Lutera is a combined oral contraceptive, the most common type of birth control pill. It is a combined oral contraceptive because it contains a combination of two different types of hormones. It contains an estrogen (ethinyl estradiol) and a progestin (levonorgestrel). The hormones in Lutera prevent pregnancy primarily by stopping ovulation (the maturation and release of eggs from the ovaries).
This medication also works to prevent pregnancy in two other, less important ways. It changes the cervical mucus (the fluid of the cervix, which is the lower, narrow part of the uterus that is connected to the vagina), making it more difficult for sperm to enter the uterus. It also alters the lining of the uterus (the endometrium), making it less receptive to an embryo.
General considerations for when and how to use Lutera include the following:
- The medication comes in tablet form. It is taken by mouth once a day.
- Each pack contains 28 pills. Be sure to take them in order. Once you finish a pack, start a new one right away. You will probably start your period during the last seven days of the pack.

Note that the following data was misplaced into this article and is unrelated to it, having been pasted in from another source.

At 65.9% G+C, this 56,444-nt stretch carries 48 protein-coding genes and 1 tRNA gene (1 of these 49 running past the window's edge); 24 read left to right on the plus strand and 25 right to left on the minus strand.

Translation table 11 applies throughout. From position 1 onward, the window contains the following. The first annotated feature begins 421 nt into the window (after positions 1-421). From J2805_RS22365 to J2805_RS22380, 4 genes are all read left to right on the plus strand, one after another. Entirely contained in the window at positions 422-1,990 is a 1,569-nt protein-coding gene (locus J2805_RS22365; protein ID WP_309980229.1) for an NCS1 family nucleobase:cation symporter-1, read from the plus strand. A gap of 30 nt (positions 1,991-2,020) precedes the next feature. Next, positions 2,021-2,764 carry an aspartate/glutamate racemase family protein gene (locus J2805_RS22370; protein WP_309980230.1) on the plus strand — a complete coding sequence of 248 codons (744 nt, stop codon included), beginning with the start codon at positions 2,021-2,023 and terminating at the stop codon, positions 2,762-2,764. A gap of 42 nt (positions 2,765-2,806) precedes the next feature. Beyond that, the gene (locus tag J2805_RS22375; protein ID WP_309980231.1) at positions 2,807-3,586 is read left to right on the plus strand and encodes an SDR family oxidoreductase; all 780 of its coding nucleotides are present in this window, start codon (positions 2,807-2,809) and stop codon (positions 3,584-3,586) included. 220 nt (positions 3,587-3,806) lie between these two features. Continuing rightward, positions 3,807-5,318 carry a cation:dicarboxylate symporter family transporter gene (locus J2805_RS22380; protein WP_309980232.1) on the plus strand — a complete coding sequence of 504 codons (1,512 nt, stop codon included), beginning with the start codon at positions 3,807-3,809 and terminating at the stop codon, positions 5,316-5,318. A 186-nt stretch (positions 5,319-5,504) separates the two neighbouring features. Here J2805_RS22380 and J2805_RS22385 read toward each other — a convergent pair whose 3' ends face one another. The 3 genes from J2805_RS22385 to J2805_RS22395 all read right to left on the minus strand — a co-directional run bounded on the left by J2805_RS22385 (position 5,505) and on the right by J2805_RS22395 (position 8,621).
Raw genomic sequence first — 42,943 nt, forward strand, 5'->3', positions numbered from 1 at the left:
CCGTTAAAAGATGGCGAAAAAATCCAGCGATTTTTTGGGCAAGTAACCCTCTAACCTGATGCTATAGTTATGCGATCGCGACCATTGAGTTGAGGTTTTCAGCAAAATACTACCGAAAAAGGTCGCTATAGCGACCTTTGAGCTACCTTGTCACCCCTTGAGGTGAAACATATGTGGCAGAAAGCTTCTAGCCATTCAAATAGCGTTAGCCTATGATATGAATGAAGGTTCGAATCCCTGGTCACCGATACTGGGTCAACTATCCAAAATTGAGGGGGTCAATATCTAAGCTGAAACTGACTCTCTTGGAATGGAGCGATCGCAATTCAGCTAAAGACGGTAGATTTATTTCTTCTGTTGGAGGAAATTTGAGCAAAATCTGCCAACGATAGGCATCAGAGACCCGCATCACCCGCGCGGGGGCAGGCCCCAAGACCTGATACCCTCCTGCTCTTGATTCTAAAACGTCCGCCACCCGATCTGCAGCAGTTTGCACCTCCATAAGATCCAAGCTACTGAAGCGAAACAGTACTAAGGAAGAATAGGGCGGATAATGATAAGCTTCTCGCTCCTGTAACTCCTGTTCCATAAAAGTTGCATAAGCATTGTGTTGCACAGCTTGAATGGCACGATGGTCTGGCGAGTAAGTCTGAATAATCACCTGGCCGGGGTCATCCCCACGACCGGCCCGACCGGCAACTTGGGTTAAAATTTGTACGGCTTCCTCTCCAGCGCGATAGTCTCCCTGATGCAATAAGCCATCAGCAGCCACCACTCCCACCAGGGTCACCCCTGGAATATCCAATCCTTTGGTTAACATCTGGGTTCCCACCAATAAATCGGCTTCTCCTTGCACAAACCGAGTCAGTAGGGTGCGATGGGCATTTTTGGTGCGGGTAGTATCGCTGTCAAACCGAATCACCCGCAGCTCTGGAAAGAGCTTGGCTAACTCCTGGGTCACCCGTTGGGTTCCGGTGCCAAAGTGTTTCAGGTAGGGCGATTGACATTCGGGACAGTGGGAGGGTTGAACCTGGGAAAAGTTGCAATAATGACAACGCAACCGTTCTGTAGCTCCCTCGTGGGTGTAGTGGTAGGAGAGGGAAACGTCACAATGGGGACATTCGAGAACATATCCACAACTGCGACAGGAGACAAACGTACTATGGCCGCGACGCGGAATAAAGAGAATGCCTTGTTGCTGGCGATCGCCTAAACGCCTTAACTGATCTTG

- You can take Lutera with or without food. If the medication bothers your stomach, try taking it with food.
- It is important that you take Lutera every day and at the same time each day. Try to pick a time that will be easy to remember, such as at bedtime or breakfast. If you have trouble remembering, please talk with your healthcare provider, as missing pills increases your risk of pregnancy.
- Make sure you know exactly what to do if you miss any pills. In some circumstances, you may need to use a backup method of contraception, such as condoms, for a week.
- For the medication to work properly, it must be taken as prescribed. Lutera will not work if you stop taking it.